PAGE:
Jesus came to save the world, not to judge or condemn the world (John 3:17; 12:47). The world is judged already. He came to offer grace and compassion and an opportunity for salvation. The Word becomes flesh and reveals, explains and exegetes God himself. Jesus does what the Father does: He forgives sins. People can either respond or reject him.
Jesus’ second response does have to do with sin, demonstrating that God is concerned about sin and does not overlook it. Jesus simply tells the woman not to do it anymore. What does it mean to “go, and sin no more”? It doesn’t mean that if we can stop sinning, God will accept us. It doesn’t mean that we will never sin again. It doesn’t mean that we can do whatever we want because God won’t condemn us. It simply means that when we have an encounter with Jesus, we can immediately turn away from the things that are enslaving us. We don’t have to live in shame and guilt. We don’t have to listen to those who condemn us. We don’t have to listen to our own hearts that would condemn us. We don’t have to become sinless to receive mercy. We receive mercy, and the proper response to mercy received is to live joyfully in a love relationship with God. Based on my past and my tendency to punish myself, I need to hear that message over and over. God really does forgive me.
The amazing thing to me is that Jesus does not know if the woman wants his grace or will respond to it. He simply pours out grace. He doesn’t need to check up on her to see if she gets it right. The outcome will take care of itself; either she will respond or not. The only hint that she does respond is that she calls Jesus “Lord.”
The story is an example of what Jesus is like and what the church should be like. Our first response should be one of grace and compassion rather than an investigation of how deep the sin goes or judgment as to a person’s character or motive. We should not make a habit of comparing ourselves to one another so that we can feel good about ourselves. We may have made a mess of our lives, but law and morality is not the answer. Confessing our sin to one another keeps the playing field level and puts us all humbly in need of God’s grace and forgiveness.
Do you feel like a member of the least, the lost, and the left- out? When I first became a Christian, back in my early twenties, I found this poem in my grandmother’s Bible. It has always been an encouragement to me. Hopefully it will be to you, too.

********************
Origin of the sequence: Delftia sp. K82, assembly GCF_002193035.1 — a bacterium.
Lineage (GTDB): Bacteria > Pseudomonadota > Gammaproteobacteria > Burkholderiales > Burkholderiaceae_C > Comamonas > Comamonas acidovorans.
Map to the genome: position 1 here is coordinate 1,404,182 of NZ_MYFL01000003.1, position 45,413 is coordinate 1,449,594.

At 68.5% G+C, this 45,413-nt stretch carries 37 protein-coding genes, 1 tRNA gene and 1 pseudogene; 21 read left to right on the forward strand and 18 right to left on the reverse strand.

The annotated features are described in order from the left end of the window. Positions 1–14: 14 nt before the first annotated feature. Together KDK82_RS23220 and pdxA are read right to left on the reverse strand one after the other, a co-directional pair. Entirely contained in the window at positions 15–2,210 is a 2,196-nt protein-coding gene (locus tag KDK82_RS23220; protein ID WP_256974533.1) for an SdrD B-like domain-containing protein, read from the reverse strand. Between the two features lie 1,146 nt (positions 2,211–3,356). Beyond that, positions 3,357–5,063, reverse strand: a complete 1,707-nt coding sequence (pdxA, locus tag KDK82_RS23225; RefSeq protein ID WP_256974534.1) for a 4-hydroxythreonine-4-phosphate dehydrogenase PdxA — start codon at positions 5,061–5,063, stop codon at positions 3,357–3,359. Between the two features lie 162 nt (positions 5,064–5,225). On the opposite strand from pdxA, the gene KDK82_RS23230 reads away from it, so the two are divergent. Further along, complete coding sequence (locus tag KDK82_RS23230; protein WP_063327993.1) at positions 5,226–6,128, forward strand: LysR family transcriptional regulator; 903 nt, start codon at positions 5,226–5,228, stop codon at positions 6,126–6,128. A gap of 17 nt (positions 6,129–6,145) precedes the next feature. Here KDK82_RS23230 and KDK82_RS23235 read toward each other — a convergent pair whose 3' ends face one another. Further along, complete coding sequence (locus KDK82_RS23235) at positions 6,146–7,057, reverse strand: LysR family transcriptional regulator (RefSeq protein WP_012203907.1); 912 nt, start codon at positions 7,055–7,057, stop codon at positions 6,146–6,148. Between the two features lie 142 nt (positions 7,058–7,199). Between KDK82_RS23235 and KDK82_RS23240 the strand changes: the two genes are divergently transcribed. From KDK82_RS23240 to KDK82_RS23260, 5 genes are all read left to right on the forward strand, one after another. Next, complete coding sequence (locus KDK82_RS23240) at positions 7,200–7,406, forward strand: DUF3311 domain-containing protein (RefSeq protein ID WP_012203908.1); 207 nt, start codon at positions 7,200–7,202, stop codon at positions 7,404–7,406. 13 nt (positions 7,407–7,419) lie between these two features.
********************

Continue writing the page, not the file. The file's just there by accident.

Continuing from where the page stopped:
The Touch of the Master’s Hand
Myra B. Welch
Twas battered and scared, and the auctioneer
Thought it scarcely worth his while
To waste much time on the old violin,
But held it up with a smile.
“What am I bidden, good folks?” he cried,
“Who’ll start the bidding for me?
A dollar, a dollar—now two, only two—
Two dollars, and who’ll make it three?
“Three dollars once, three dollars twice,
Going for three”…but no!
From the room far back a gray-haired man
Came forward and picked up the bow;
Then wiping the dust from the old violin,
And tightening up all the strings,
He played a melody, pure and sweet,
As sweet as an angel sings.
The music ceased and the auctioneer
With a voice that was quiet and low,
Said: “Now, what am I bid for the old violin?”
And he held it up with the bow;
“A thousand dollars—and who’ll make it two?
Two thousand—and who’ll make it three?
Three thousand once, three thousand twice,
And going—and gone,” said he.
The people cheered, but some of them cried,
“We do not quite understand.
What changed its worth?” The man replied:
“The touch of the master’s hand.”
And many a man with life out of tune,
And battered and torn with sin,
Is auctioned cheap to a thoughtless crowd,
Much like the old violin.
A mess of pottage, a glass of wine,
A game and he travels on,
He’s going once, he’s going twice
He’s going—and almost gone!
But the Master comes, and the foolish crowd,
Can never quite understand,
The worth of a soul, and the change that’s wrought
By the touch of the Master’s hand.
1. Joel B. Green, The Gospel of Luke (Grand Rapids: Eerdmans, 1997), 24.
2. Eugene Peterson, Christ Plays in Ten Thousand Places (Grand Rapids: Eerdmans, 2005), 91.
3. We might note that there are several expressions in verse 2 that are typical of Luke and Acts: the word for “dawn” or “early in the morning” is found only in Luke 24:1 and Acts 5:21; the words for “came” or “appear” and “people” are common in Luke and Acts but rare in John; the phrase “he sat down to teach them” is characteristic of the Synoptics (Matt 5:1-2; Luke 4:20; 5:3); verse 2 is closely parallel with Luke 21:38, “And all the people would get up early in the morning to come to Him in the temple to listen to Him.”
4. The phrase “scribes and Pharisees” often appears in the Synoptics, but never in John.
5. Brennan Manning, A Glimpse of Jesus (San Francisco: HarperSanFrancisco, 2004), 36.
© 2006 Peninsula Bible Church Cupertino